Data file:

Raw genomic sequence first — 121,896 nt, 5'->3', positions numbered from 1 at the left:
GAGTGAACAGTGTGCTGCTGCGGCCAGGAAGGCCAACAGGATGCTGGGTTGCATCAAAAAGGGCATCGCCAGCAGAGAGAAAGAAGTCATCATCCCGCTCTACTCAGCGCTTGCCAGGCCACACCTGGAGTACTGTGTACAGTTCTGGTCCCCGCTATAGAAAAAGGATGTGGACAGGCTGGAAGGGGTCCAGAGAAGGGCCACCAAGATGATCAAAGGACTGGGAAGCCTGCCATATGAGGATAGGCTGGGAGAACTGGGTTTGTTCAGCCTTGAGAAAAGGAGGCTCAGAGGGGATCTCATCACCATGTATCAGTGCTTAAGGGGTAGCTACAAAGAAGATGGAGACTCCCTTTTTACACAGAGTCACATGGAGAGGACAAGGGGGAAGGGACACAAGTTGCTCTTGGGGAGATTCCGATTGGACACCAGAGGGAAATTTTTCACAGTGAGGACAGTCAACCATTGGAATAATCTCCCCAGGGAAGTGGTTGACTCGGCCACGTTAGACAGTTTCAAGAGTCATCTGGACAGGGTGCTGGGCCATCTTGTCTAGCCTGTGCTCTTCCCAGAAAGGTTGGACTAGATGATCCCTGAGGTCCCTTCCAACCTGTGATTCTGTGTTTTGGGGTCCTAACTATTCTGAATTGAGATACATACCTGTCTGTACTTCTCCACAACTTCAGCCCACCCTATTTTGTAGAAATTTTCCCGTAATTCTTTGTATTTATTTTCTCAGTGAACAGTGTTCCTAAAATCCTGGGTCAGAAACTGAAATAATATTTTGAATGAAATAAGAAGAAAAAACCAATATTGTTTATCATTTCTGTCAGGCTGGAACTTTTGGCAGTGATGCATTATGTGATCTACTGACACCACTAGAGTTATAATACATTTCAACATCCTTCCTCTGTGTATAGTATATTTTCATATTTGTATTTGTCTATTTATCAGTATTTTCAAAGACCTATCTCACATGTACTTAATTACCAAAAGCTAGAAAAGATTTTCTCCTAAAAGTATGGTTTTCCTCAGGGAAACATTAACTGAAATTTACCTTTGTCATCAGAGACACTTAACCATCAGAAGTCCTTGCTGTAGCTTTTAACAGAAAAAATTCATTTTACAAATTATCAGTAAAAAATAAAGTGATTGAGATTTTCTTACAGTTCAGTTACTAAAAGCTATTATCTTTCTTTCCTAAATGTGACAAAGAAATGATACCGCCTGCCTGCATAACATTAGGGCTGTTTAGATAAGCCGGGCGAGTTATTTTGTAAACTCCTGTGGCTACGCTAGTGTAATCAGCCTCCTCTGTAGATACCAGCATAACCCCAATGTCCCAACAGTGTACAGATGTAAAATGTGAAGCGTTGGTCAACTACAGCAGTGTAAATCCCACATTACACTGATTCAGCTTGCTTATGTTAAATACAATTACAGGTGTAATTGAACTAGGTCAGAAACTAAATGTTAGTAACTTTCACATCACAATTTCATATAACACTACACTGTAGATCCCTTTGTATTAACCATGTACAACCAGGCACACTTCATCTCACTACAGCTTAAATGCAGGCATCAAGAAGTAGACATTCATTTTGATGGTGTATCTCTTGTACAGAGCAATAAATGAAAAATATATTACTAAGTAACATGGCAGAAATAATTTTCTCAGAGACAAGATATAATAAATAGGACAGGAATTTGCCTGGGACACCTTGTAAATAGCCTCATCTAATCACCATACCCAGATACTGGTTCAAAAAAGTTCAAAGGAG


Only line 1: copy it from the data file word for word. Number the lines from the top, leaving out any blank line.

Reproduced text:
Raw genomic sequence first — 121,896 nt, 5'->3', positions numbered from 1 at the left: